The iPhone: the undeniable representation of the average under-30 American. Ever since some guy in a black turtleneck unveiled a block-like device with touch capabilities back in January 2007, the business, technology, and communication industries have never been the same. The iPhone was a revolutionary contraption that fused together the internet, a music player, a phone, and many other technologies into one pocket-sized device.
Today, the iPhone continues to be revolutionary. In each iteration, monumental and generation-changing features are modified and added. The display has gotten progressively bigger (growing a whopping .5 inches over 5 generations), more pixels have been added (for those of us who count each individual pixel on our iPhones), and most recently, a never-before-seen (not counting multiple Windows laptops and various other devices) fingerprint scanner was added to the home button. For those of you who are more visual, below is a comparison of the progression of the original iPhone to iPhone 5 and the first Android (HTC Dream) to the latest (Google Nexus 5).
Speaking of visual, iPhone users must have been devastated after the new iOS 7 was released sans the skeuomorphic (a better-sounding way to say similar) design features of the previous 6 iOS versions. No more lined paper in the notes app or fake bookshelf in the books app? I don’t know how I’ll function! The new flat design in iOS 7 seems to conform to the rest of the smartphone world, which seems contrary to Apple’s blazing-new-paths approach to technology.
Most people believe that iOS 7 is a step back for Apple. However, I am of the opinion that iOS 7 continues the incredible evolution of the iPhone through a less-is-more approach by simply making the interface more brightly colored to increase the attention span of its users. This is a brilliant move, since most people simply go directly from the home screen into various apps as quickly as possible without admiring the beauty of 20 diverse icons. The new shiny color scheme of iOS 7 keeps people focused on the homescreen for at least another .6 seconds (as proven by an Onion scientific study). This is important because the iPhone home screen offers so much more than just app launching: a user can whimsically scroll back and forth between screens while admiring the “bounce” effect once the last screen is reached rather than doing anything productive. Here is an example of the amazing power Apple products have on people:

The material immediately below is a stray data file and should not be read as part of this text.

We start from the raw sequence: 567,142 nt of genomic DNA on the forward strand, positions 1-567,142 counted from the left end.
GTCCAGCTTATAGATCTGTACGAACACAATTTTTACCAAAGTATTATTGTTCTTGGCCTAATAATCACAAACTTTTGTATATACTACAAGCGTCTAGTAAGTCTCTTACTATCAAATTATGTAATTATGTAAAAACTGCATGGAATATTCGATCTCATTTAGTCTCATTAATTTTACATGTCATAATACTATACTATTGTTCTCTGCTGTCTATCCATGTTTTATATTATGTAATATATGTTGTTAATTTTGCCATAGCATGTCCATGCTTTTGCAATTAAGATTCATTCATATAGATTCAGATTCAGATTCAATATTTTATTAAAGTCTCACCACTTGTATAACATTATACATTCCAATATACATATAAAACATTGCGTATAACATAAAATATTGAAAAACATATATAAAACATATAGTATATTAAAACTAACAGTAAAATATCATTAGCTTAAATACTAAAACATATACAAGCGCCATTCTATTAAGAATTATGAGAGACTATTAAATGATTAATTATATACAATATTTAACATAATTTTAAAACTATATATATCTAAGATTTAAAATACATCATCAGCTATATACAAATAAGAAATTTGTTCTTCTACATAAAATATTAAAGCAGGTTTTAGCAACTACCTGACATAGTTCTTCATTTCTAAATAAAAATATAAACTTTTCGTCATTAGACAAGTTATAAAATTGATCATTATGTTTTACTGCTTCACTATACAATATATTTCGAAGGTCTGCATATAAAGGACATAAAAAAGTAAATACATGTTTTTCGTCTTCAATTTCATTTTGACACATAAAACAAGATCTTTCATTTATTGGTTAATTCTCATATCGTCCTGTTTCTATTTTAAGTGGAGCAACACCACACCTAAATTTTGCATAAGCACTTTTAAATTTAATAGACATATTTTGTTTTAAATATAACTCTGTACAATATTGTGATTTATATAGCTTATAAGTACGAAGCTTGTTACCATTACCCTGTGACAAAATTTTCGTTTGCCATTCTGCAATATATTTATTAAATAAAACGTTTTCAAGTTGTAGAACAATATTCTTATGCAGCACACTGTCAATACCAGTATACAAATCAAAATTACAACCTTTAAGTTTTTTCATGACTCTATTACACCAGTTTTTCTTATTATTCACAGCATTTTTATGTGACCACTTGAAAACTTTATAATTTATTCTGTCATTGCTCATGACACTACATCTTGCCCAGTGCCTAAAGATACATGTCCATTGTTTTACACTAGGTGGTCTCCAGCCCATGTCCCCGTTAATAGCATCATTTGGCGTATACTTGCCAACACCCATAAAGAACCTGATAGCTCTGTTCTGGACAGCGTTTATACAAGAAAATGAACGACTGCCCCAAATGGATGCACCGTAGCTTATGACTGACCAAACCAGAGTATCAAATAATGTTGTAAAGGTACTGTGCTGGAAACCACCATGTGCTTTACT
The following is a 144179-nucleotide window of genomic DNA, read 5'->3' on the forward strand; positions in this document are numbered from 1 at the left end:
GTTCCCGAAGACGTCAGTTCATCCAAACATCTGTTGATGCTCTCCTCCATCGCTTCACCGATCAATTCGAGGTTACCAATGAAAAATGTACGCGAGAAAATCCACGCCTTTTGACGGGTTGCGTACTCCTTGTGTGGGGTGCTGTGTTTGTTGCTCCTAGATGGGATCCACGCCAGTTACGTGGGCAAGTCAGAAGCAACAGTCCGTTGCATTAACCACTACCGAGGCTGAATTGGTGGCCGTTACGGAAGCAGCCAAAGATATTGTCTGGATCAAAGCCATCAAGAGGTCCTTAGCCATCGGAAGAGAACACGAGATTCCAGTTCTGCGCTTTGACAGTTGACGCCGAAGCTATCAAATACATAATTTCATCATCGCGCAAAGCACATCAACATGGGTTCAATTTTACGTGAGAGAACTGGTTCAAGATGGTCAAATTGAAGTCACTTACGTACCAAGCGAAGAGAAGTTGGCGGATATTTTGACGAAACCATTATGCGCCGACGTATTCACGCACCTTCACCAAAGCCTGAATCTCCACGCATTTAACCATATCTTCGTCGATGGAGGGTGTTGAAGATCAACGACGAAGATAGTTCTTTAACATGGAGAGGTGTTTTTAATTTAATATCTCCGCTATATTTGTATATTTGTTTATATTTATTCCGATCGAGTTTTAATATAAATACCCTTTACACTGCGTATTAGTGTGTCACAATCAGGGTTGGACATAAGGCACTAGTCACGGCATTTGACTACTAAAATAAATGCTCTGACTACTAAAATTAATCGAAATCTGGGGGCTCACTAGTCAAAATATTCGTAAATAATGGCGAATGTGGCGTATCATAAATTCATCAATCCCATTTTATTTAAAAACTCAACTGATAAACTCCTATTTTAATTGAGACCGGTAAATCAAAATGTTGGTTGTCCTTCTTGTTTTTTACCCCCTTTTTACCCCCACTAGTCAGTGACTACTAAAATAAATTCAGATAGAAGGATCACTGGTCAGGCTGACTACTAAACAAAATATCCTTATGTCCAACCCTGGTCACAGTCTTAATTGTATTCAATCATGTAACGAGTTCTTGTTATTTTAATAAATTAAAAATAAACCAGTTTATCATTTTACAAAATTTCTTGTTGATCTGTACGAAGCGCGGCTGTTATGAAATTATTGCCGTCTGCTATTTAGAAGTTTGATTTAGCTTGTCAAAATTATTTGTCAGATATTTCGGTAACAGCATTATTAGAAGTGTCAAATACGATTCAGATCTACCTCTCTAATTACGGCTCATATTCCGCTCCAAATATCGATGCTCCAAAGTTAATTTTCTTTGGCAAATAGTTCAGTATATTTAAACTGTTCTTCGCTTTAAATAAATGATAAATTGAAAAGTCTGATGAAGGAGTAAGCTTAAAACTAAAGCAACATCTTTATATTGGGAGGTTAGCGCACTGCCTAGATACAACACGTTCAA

Note: Several brilliant Youtube commenters have claimed that this video is “fake.” They are not to be believed.
The most critical reason for getting an iPhone is the simplicity in decision-making during the buying process that it offers. The iPhone completely eliminates any choices or decisions the consumer needs to make, thus reducing the thinking required and allowing the consumer to more quickly jump into a game of (Insert Adjective Here) Birds. On the contrary, users who decide to purchase an Android phone are forced to choose between a multitude of different phones, each offering different options and specifications.
Although the variety might allow them to select a phone that suits their needs better than the one-size-fits-all iPhone, it forces the user to complete necessary research and consider their options. Who would actually want to research different phone options when they can have the stylish and expensive iPhone just like everyone else? Who doesn’t want to conform to the masses by having the same mobile device as every other millennial in close proximity?
And who even says the iPhone doesn’t promote individuality or choice? It comes in 2 (two, dos, deux, zwei) colors (even more if you choose the iPhone 5c!) and that doesn’t even include the case! Android is much too complicated for the average user. Having to compare multiple phones (not to mention having to customize home screens, settings, etc.) that meet specific needs is far too complex for consumers. I would much rather throw down a few more dollars (alright, maybe 300 more) to trim my options so that everything is nice and simple. It is clear that choosing iPhone is the right decision, as evidence by the large mobs of lemmings awestruck individuals gathered outside technology’s Mecca the Apple Store preceding every iPhone release. The iPhone has been scientifically proven to create extreme amounts of happiness in anyone who purchases one (see the guy on the left below whose celebration is due solely to his purchase of a new iPhone).
Maybe you’ll eventually get tired of the lack of customization ability in iOS and want to “break out of the walled garden” (don’t worry, it only happens to an infinitesimal percentage of iPhone users). You can jailbreak your iPhone, and with a little bit of risk and a voided warranty, you will have access to revolutionary new features such as widgets on the homescreen, the ability to create custom gestures and shortcuts, and the ability to set third-party apps as default (all of these are available on Android out of the box, but who would want to spend the time choosing an Android phone and customizing it?). With a jailbreak, you can even install non-App store apps, set any song as a ringtone, and manage your files. How innovative!
If you want to eliminate the creativity, customization, and community improvement aspects of smartphones, go with iPhone. Be like everyone else and shell out those extra Benjamins in order to sign away your freedom to Apple corporation and conform to whatever they deem necessary in a smartphone.